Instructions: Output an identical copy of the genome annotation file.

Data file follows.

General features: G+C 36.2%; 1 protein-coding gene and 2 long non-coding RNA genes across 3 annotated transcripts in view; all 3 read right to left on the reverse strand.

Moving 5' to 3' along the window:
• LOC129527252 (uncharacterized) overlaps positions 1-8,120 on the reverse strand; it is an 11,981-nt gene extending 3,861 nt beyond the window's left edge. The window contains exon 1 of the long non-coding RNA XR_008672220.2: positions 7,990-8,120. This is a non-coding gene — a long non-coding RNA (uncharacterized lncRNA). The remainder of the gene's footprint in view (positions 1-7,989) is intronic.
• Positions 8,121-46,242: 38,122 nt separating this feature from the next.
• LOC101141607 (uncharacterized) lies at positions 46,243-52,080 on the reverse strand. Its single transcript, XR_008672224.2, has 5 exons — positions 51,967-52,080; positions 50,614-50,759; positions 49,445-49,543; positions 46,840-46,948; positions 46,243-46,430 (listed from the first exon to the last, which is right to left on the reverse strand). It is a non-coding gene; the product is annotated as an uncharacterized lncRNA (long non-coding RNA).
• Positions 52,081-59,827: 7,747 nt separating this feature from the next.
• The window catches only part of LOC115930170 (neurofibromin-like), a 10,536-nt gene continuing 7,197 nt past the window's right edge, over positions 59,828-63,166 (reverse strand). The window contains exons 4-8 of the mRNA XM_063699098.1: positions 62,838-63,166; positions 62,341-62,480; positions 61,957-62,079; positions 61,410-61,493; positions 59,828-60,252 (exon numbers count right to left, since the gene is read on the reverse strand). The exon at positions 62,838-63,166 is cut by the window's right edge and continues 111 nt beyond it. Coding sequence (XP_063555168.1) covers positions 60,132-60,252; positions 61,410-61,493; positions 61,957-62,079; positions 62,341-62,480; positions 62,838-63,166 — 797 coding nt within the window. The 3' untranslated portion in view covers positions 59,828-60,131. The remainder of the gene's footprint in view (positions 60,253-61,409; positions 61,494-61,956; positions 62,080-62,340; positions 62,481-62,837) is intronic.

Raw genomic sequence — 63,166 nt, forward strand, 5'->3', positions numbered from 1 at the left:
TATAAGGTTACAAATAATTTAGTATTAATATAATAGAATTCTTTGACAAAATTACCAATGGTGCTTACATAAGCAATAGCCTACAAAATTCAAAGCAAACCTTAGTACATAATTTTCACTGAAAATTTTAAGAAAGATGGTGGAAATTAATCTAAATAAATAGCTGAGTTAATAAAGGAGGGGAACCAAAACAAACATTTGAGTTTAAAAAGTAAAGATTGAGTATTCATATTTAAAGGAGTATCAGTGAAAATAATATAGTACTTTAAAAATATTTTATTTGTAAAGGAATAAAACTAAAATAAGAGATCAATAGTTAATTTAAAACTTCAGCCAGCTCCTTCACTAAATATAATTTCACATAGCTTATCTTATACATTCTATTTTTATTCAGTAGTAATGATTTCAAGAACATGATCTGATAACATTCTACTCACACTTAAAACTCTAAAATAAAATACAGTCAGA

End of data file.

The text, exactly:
General features: G+C 36.2%; 1 protein-coding gene and 2 long non-coding RNA genes across 3 annotated transcripts in view; all 3 read right to left on the reverse strand.

Moving 5' to 3' along the window:
• LOC129527252 (uncharacterized) overlaps positions 1-8,120 on the reverse strand; it is an 11,981-nt gene extending 3,861 nt beyond the window's left edge. The window contains exon 1 of the long non-coding RNA XR_008672220.2: positions 7,990-8,120. This is a non-coding gene — a long non-coding RNA (uncharacterized lncRNA). The remainder of the gene's footprint in view (positions 1-7,989) is intronic.
• Positions 8,121-46,242: 38,122 nt separating this feature from the next.
• LOC101141607 (uncharacterized) lies at positions 46,243-52,080 on the reverse strand. Its single transcript, XR_008672224.2, has 5 exons — positions 51,967-52,080; positions 50,614-50,759; positions 49,445-49,543; positions 46,840-46,948; positions 46,243-46,430 (listed from the first exon to the last, which is right to left on the reverse strand). It is a non-coding gene; the product is annotated as an uncharacterized lncRNA (long non-coding RNA).
• Positions 52,081-59,827: 7,747 nt separating this feature from the next.
• The window catches only part of LOC115930170 (neurofibromin-like), a 10,536-nt gene continuing 7,197 nt past the window's right edge, over positions 59,828-63,166 (reverse strand). The window contains exons 4-8 of the mRNA XM_063699098.1: positions 62,838-63,166; positions 62,341-62,480; positions 61,957-62,079; positions 61,410-61,493; positions 59,828-60,252 (exon numbers count right to left, since the gene is read on the reverse strand). The exon at positions 62,838-63,166 is cut by the window's right edge and continues 111 nt beyond it. Coding sequence (XP_063555168.1) covers positions 60,132-60,252; positions 61,410-61,493; positions 61,957-62,079; positions 62,341-62,480; positions 62,838-63,166 — 797 coding nt within the window. The 3' untranslated portion in view covers positions 59,828-60,131. The remainder of the gene's footprint in view (positions 60,253-61,409; positions 61,494-61,956; positions 62,080-62,340; positions 62,481-62,837) is intronic.

Raw genomic sequence — 63,166 nt, forward strand, 5'->3', positions numbered from 1 at the left:
TATAAGGTTACAAATAATTTAGTATTAATATAATAGAATTCTTTGACAAAATTACCAATGGTGCTTACATAAGCAATAGCCTACAAAATTCAAAGCAAACCTTAGTACATAATTTTCACTGAAAATTTTAAGAAAGATGGTGGAAATTAATCTAAATAAATAGCTGAGTTAATAAAGGAGGGGAACCAAAACAAACATTTGAGTTTAAAAAGTAAAGATTGAGTATTCATATTTAAAGGAGTATCAGTGAAAATAATATAGTACTTTAAAAATATTTTATTTGTAAAGGAATAAAACTAAAATAAGAGATCAATAGTTAATTTAAAACTTCAGCCAGCTCCTTCACTAAATATAATTTCACATAGCTTATCTTATACATTCTATTTTTATTCAGTAGTAATGATTTCAAGAACATGATCTGATAACATTCTACTCACACTTAAAACTCTAAAATAAAATACAGTCAGA